Understanding Long Shore Drift and the 12th Annual Big Shell Beach Cleanup

Understanding Long Shore Drift and the 12th Annual Big Shell Beach Cleanup
Mr. Paul Knowles of Corpus Christi removing a long section of abandoned fishing line from an old vehicle buried near the Port Mansfield jetties – Jan 9, 2007.

Many of my customers hire me the first time hoping to gain a better understanding of the surf zone and how to spot high potential "fishing holes" scattered along the miles of winding and diverse shoreline. My daily goal is that when we're through, they walk away with a greatly increased understanding of this complex and dynamic eco-system and the habits of the creatures that live there. At some point during most days I will laugh and tell them that my job security lies in the fact that regardless of how well I teach them today, and how well they absorb the lesson, the next time they come to the beach everything is very probably going to be different. In reality; to really understand the surf it must be experienced firsthand during a wide variety of conditions and during different seasons of the year.

One of the first things I tell them is that the potential for a good catch is controlled by the tide and the wind they encounter on any given day. It is appropriate that I do this, but to go immediately into greater detail would serve only to overwhelm and confuse a novice. But as regular surf fishers know, there is another very important factor present each day and that is long shore current or drift.

Littoral or long shore drift is the wind generated movement of water and sand along the shoreline. It is totally independent of the tides. To simplify; when the wind blows from the north the current runs south and vice versa. If the day is calm the current moves very little and the harder the wind blows the faster the current runs. Several consecutive days of high velocity wind from the same direction will create current capable of destroying existing "holes" and turns the nearshore gut into a featureless ditch running parallel with the shoreline for miles.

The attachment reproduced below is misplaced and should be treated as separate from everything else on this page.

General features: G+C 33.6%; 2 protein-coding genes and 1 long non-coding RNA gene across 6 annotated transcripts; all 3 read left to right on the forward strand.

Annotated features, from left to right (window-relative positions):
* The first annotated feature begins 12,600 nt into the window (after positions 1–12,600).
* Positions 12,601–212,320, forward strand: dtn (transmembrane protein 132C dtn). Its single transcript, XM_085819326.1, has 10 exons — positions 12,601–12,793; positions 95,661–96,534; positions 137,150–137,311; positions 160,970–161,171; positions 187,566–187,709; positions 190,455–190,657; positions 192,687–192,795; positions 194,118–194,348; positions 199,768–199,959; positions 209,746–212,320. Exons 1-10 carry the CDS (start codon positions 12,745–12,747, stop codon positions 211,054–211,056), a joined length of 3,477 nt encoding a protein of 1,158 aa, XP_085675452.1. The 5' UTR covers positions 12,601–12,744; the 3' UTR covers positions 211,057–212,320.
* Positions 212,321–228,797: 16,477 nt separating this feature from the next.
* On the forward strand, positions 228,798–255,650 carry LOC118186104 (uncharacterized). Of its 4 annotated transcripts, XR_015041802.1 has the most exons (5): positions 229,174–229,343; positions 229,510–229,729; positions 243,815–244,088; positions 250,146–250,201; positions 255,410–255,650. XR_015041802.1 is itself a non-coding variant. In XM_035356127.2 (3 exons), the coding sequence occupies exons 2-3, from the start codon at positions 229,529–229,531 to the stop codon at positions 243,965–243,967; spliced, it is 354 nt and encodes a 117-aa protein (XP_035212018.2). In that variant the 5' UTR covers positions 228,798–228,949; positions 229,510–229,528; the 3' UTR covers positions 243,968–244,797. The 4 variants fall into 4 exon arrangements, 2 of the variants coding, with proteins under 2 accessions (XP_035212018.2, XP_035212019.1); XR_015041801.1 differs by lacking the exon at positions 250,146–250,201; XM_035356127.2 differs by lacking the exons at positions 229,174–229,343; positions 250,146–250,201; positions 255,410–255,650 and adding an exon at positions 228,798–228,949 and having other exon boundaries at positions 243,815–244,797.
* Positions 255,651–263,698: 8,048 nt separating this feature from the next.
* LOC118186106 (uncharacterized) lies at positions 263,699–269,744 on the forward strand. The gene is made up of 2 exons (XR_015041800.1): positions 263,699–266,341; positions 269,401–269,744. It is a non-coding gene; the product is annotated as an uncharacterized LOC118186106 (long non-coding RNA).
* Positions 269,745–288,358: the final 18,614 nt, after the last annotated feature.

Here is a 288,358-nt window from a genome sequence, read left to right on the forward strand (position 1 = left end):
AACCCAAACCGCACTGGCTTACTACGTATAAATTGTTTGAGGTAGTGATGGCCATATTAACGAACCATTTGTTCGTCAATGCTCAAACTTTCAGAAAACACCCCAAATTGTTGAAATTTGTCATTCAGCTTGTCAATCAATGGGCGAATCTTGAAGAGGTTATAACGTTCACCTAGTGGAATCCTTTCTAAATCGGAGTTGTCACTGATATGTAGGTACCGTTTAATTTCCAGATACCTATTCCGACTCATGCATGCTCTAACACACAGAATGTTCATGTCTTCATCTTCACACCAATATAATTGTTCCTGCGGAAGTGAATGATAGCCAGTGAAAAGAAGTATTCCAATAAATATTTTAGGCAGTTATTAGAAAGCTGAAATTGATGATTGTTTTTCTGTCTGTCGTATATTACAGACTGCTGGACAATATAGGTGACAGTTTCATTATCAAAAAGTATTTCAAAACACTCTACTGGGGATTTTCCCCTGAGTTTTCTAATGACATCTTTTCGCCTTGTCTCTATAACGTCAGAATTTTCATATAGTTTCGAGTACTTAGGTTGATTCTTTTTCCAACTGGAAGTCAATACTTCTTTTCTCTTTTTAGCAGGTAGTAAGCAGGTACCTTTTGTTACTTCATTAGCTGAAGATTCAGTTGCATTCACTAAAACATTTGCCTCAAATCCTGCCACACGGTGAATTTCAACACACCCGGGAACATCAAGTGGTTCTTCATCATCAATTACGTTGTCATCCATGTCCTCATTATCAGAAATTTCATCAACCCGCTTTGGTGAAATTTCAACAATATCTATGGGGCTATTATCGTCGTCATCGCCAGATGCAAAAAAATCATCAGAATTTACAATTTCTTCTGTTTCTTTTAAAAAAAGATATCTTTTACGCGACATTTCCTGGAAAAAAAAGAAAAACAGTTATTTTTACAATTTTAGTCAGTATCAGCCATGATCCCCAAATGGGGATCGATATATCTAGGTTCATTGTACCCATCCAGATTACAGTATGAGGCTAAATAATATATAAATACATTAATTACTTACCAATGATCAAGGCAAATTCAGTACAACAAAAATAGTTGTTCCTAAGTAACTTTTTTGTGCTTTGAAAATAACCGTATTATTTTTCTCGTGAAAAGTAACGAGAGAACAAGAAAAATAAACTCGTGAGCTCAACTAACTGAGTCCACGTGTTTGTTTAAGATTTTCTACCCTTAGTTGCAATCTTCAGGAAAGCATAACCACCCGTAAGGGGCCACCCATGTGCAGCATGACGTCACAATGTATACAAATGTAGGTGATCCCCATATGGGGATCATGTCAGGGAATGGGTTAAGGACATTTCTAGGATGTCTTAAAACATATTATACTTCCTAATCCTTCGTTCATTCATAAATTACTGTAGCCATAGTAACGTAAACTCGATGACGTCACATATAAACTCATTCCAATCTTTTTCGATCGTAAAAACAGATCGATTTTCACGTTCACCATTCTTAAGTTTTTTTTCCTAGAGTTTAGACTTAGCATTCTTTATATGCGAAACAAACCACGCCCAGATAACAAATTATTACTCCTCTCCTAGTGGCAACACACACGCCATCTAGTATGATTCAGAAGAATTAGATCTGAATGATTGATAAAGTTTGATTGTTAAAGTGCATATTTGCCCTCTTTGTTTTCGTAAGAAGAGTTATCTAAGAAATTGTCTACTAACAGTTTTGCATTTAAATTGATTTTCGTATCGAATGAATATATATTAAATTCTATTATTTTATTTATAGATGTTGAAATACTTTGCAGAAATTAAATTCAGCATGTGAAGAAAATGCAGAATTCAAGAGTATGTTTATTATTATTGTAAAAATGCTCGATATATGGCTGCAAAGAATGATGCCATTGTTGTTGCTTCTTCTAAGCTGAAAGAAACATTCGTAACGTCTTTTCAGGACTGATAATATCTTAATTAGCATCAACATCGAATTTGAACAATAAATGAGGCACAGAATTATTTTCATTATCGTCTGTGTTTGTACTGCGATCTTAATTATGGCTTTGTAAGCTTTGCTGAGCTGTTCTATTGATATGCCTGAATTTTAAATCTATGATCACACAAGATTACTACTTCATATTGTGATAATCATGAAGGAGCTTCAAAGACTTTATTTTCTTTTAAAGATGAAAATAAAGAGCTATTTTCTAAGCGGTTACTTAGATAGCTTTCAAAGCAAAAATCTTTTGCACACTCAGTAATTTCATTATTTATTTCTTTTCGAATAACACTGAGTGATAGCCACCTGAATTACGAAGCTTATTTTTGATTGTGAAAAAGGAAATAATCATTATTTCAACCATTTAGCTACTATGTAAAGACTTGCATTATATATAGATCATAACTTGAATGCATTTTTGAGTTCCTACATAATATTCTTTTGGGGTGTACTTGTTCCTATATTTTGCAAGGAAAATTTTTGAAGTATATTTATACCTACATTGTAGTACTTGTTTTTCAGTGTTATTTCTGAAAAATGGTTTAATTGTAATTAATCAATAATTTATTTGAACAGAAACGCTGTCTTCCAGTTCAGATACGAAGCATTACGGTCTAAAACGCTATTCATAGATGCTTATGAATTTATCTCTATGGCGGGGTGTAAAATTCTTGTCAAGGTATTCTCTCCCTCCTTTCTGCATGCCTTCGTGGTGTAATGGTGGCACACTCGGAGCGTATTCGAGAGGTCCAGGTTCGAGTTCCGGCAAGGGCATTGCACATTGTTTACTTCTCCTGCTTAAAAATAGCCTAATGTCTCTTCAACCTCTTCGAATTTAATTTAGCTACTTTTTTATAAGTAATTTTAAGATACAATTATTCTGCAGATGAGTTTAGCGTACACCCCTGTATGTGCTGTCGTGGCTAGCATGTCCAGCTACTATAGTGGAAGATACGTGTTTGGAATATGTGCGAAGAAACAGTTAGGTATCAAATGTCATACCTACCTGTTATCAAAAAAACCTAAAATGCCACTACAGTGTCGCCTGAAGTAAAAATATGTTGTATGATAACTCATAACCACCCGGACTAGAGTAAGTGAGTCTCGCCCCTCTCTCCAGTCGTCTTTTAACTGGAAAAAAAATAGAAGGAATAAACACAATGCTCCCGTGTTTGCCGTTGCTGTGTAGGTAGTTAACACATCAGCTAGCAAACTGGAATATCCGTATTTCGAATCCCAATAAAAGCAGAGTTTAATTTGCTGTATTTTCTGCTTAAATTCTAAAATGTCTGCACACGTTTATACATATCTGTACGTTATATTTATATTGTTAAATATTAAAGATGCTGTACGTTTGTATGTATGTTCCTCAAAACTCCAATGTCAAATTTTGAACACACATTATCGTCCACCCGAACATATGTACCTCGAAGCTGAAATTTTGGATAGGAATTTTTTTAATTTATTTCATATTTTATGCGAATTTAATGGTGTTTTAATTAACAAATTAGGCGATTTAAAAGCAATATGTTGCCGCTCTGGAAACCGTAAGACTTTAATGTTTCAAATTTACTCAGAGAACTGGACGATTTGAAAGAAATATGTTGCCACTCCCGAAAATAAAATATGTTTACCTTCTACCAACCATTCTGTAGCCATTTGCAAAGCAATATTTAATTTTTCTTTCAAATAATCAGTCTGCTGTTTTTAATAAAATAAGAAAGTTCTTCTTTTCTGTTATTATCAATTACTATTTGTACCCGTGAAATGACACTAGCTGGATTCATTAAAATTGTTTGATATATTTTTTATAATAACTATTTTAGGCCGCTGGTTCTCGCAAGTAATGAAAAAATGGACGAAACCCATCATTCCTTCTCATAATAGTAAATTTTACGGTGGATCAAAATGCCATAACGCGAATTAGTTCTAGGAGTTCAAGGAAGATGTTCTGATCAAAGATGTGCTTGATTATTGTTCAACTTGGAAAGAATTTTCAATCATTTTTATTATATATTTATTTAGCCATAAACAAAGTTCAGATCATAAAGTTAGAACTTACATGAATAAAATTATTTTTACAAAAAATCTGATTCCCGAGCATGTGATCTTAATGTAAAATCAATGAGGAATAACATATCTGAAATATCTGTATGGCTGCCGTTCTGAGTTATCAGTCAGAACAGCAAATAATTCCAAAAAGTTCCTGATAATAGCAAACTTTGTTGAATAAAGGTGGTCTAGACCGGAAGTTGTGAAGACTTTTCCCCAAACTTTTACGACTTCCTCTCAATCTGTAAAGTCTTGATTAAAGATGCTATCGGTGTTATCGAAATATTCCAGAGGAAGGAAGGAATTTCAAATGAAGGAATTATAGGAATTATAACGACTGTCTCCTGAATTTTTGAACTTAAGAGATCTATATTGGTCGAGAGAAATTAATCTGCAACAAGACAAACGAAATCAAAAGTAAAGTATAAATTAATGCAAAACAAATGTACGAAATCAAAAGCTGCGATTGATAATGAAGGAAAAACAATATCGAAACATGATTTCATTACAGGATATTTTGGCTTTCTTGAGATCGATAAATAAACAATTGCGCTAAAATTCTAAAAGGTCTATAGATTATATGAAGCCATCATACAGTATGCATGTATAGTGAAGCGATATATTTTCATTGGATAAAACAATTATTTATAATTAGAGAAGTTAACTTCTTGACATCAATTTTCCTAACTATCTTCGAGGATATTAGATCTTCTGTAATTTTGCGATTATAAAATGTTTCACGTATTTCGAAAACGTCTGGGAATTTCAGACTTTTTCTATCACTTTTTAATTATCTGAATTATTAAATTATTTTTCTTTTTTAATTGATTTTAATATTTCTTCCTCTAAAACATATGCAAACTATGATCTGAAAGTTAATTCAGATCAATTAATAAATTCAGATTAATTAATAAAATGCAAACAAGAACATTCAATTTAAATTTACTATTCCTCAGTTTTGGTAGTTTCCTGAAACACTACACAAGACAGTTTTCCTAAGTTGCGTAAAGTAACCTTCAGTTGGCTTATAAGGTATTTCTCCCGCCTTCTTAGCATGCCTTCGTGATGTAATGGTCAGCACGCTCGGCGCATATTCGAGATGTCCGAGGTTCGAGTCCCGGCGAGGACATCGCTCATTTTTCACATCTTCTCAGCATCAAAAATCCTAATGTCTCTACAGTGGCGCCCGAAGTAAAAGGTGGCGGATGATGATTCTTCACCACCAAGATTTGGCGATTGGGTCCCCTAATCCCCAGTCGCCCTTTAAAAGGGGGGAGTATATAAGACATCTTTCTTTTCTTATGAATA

Beach fishers say, "all the holes have blown out." Typically at this time, the current will move at a velocity that makes it extremely difficult to keep any bait or lure from being swept along with it very quickly.

The upside for those of us fishing in the Coastal Bend of Texas is that the angle of the shoreline is constantly changing as we travel along the beach. Thus; some stretches of shoreline are impacted much more dramatically by a particular wind than others. So, while the nearshore gut may be featureless and the water of the surf muddy for miles, one may continue south several more miles and run into a stretch of clean water with numerous high potential holes present. Notice that I said "may" and not "will." I'm often tickled when fishing alone far down the beach in Caribbean-like water, knowing that most everyone else drove to the end of the pavement and took one look at very poor water conditions and went home to watch the ball game. On the other hand, the surf may be totally blown out and muddy from end to end as is often the case immediately behind the gale force winds of an incoming cold front.

The truth in most cases is that the only way to really know what the water is like along the entire beach front is to go look. There is no quick fix. Neither should we use the word "always" when it comes to the dynamics of the surf. Last weekend the current south of the Big Shell ran hard and fast into a 20-something mile per hour north wind for two days while the current north of Big Shell ran to the south. This happens when an offshore current impacts the beach and over rides the littoral drift in velocity. I'm sure all of this is confusing to some of you but it may well help somewhere along the eternal learning curve. The more we understand these dynamics, the more effectively we can interact with them.